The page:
“If you can keep a team together, you can build,” says Poole. “It costs money for every employee that turns over.” And doesn’t Charleston know it. It’s a staffers game right now as employees have the option to hop from restaurant to restaurant. Rather than continually train up then lose staffers, Poole is hoping his pared down approach keeps his small team happy and on board.

“We’re trying to eliminate roles that feel insubordinate,” Poole adds. “Every piece in there is important.”

The goal is to show all the staff that they get paid for what they do, especially the oh so crucial dishwasher.

“If someone makes $10 do you think he really cares? No, he doesn’t. No one can live on that. Then you cut them and throw a hot pan at them. Historically speaking the dishwashers are treated completely unfairly. We want to raise the level of professionalism.”

The challenge for Poole will be finding other individuals willing to buy into the team mentality. “Ideally, as we head into the next month and we pick up, we’ll be looking to bring on two more full-time in kitchen and potentially two or three in the front of house,” he says.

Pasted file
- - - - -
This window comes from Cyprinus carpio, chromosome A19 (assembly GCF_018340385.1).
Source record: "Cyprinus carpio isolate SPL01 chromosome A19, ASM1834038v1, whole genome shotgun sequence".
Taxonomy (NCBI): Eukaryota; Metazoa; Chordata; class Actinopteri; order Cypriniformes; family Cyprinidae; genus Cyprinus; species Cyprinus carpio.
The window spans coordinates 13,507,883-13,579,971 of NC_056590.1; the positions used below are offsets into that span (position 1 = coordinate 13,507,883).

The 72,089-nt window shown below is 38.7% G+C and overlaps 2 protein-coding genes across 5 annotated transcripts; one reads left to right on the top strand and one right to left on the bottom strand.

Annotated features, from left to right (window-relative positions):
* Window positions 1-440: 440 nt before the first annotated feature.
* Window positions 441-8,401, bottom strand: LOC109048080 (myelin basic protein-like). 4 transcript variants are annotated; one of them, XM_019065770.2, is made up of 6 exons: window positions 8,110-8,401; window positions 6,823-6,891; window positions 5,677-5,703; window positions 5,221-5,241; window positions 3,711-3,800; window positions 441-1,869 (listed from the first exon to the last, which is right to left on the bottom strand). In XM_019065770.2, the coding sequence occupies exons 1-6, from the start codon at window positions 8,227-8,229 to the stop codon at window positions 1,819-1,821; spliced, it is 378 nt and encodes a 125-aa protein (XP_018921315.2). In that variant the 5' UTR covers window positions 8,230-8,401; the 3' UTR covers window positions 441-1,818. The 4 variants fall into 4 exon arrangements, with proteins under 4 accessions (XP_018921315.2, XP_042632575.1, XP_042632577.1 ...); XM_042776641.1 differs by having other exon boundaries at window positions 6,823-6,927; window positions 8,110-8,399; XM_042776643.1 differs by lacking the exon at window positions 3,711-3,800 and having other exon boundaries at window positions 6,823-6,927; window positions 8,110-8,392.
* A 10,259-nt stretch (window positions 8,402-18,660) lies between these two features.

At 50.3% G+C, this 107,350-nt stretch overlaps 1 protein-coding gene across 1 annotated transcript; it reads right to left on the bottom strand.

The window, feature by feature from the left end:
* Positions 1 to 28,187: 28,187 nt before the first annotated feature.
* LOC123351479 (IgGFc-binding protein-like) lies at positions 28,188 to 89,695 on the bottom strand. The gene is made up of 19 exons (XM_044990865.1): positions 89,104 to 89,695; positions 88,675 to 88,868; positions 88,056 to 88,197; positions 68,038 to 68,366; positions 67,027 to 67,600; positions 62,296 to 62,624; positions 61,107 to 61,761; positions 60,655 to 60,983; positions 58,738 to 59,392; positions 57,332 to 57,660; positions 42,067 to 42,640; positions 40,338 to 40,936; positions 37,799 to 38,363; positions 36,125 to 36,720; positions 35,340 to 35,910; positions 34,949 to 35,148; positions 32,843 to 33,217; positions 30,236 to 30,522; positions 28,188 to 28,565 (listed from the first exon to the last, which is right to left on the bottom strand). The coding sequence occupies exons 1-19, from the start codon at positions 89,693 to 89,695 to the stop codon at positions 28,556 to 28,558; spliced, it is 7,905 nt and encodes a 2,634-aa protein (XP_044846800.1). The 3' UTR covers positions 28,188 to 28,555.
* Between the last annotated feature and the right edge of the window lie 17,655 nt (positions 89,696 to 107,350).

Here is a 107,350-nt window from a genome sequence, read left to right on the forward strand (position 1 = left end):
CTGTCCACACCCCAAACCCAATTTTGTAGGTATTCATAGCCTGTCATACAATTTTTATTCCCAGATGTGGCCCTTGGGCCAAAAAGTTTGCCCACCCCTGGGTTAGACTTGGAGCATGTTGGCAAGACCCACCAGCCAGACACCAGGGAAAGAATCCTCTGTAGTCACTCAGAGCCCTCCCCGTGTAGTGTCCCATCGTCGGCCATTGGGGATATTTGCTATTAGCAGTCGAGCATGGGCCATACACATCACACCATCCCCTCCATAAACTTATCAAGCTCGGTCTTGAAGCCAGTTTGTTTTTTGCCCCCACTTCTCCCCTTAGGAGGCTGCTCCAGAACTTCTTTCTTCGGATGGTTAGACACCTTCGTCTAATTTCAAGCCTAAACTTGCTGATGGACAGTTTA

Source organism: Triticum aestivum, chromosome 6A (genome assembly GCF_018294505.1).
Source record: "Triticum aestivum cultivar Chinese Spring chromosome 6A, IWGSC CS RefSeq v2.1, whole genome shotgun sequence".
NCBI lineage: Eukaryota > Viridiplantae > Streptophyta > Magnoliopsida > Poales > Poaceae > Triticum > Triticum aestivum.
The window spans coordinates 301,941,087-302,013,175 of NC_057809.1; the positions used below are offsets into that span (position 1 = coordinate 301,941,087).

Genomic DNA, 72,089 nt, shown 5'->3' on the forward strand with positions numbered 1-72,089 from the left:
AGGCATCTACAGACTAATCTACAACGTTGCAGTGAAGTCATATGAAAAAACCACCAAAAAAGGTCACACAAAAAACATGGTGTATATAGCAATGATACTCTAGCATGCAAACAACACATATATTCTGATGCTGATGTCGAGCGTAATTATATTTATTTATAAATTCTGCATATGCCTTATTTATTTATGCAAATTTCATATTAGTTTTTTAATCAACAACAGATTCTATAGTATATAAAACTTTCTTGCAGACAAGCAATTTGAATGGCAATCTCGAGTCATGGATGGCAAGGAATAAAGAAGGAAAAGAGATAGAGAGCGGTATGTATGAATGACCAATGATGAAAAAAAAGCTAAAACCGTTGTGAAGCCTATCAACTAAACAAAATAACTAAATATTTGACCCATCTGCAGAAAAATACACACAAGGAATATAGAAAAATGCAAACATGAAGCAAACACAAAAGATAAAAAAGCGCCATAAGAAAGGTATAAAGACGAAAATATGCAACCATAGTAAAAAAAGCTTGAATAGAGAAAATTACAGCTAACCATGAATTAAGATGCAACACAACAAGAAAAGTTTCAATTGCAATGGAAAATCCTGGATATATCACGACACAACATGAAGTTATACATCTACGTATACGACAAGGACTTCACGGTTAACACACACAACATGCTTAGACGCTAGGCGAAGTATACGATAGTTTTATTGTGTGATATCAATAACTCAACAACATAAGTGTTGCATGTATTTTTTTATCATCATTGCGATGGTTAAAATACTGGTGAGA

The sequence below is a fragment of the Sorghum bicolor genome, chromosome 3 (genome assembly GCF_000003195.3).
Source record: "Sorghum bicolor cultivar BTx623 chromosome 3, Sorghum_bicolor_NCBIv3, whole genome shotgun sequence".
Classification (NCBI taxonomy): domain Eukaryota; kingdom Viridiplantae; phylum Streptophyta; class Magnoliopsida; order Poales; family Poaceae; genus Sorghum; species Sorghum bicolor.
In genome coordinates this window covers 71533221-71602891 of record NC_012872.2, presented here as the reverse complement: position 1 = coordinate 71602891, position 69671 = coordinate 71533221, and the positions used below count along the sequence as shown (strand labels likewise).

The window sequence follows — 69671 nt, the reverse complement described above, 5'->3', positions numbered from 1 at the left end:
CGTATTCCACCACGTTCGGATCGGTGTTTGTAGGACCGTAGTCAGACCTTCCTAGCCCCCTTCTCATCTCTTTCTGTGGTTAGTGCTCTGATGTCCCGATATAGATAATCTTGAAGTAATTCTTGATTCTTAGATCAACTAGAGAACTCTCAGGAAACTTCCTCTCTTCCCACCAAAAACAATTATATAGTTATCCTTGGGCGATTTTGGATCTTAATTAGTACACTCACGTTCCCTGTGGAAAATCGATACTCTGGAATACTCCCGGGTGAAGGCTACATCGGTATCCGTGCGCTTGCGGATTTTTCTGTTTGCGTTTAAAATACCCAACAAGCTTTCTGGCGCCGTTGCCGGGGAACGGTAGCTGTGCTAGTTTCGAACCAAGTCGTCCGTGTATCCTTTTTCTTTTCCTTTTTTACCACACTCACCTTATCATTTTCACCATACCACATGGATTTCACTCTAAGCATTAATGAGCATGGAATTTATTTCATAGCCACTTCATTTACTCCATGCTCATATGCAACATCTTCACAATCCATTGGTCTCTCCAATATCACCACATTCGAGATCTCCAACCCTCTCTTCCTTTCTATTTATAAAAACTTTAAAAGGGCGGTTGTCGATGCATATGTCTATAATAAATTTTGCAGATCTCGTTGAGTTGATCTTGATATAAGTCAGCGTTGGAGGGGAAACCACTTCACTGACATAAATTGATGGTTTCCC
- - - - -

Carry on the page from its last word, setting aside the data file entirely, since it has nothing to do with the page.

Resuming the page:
Workshopping It

Michael Shemtov’s Workshop provides a solution to the small fry’s situation, a start-up incubator spot to test a concept before risking it all on a brick and mortar lease. And for some it’s working. Keegan Bird’s Beech is a testament to that.

The owner of King Street’s successful Beech restaurant, a poke bowl-cum-healthy eats spot, decided to open a pop-up at Workshop to test his concept’s pull with other diners.

“Well, basically the reason we did it is I liked the idea and thought it was interesting,” says Bird. “Sixty percent of our business is college kids. We saw Workshop as an opportunity to do zero cost to test our concept in a different demographic.”

Bird opted for a two month lease on one of Workshop’s stalls. “We brought three of our rock stars in to help us get going smoothly and then picked up six more people while there,” says Bird. “We didn’t have to do a build out. They had all the equipment there. There is no rent there. You pay for the space based on royalties on sales.” And with that flexibility and freedom, Bird found that his instincts were right. Everyone likes poke, not just college kids.

And thanks to Workshop’s encouragement, Bird is now planning to break ground on a Daniel Island Beech this summer.